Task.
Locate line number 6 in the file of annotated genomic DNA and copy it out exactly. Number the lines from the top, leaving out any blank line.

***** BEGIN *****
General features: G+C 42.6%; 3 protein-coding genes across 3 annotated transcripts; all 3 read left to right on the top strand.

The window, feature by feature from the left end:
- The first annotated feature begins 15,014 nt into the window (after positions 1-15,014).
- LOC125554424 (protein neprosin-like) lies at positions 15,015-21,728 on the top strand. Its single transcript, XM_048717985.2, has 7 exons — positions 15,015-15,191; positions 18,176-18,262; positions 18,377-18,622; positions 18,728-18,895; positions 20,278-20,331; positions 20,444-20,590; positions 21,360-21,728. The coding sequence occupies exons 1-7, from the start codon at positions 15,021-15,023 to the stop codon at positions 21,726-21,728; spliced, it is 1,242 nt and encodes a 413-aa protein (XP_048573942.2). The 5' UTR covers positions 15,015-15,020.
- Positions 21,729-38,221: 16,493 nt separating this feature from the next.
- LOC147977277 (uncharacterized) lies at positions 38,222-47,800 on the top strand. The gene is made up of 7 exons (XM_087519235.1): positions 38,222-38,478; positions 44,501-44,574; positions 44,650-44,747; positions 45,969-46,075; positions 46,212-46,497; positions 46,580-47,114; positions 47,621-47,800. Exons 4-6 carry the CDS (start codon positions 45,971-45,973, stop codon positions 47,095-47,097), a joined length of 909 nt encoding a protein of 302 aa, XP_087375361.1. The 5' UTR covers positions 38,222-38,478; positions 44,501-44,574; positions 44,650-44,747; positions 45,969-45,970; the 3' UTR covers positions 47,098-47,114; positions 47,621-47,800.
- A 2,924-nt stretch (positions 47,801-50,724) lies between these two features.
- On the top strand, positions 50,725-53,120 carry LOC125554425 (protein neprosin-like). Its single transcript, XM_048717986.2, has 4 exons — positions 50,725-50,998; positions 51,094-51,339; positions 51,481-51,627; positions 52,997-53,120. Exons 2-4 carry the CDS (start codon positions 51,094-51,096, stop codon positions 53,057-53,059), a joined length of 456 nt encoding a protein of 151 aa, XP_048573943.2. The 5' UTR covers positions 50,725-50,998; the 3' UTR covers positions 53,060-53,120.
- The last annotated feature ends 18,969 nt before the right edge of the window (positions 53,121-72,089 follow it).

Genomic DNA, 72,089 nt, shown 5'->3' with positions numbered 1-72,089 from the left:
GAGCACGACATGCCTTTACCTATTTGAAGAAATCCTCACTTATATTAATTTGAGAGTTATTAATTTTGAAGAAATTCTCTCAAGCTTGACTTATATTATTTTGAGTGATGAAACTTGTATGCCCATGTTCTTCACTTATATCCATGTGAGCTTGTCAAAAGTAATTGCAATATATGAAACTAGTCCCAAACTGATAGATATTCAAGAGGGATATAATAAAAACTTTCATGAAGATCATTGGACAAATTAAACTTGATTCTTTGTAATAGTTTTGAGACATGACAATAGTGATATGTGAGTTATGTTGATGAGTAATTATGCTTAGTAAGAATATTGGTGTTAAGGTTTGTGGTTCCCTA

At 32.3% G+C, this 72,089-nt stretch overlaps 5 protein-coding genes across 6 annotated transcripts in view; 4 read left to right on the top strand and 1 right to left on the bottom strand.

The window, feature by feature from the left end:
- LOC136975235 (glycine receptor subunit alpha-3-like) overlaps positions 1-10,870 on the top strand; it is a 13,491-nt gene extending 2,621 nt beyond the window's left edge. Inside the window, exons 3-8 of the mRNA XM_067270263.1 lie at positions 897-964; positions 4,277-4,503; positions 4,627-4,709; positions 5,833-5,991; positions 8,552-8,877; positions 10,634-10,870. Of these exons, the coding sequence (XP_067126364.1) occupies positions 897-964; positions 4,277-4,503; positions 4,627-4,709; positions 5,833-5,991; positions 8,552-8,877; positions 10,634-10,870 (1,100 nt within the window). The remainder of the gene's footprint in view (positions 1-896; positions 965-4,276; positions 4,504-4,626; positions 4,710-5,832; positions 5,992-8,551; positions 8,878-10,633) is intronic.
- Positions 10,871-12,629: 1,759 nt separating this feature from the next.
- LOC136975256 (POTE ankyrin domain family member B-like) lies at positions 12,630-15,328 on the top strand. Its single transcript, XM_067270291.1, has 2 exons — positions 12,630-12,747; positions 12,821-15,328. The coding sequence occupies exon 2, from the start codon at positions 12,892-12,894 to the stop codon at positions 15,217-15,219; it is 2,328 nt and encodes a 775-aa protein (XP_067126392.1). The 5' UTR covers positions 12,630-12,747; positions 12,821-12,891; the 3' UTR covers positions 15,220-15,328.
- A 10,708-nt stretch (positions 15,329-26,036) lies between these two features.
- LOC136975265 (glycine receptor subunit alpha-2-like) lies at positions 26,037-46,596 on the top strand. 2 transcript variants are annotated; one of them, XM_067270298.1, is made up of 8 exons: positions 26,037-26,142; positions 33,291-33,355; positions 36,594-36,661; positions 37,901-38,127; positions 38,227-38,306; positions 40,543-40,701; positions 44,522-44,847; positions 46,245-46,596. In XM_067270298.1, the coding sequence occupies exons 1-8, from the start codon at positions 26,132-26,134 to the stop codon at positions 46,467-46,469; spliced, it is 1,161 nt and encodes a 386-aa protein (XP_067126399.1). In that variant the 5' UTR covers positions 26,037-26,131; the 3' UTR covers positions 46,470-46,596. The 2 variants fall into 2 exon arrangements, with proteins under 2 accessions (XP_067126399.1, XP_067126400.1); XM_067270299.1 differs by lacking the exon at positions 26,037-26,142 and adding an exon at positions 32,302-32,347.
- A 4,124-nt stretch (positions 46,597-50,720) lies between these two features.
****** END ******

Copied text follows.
- LOC147977277 (uncharacterized) lies at positions 38,222-47,800 on the top strand. The gene is made up of 7 exons (XM_087519235.1): positions 38,222-38,478; positions 44,501-44,574; positions 44,650-44,747; positions 45,969-46,075; positions 46,212-46,497; positions 46,580-47,114; positions 47,621-47,800. Exons 4-6 carry the CDS (start codon positions 45,971-45,973, stop codon positions 47,095-47,097), a joined length of 909 nt encoding a protein of 302 aa, XP_087375361.1. The 5' UTR covers positions 38,222-38,478; positions 44,501-44,574; positions 44,650-44,747; positions 45,969-45,970; the 3' UTR covers positions 47,098-47,114; positions 47,621-47,800.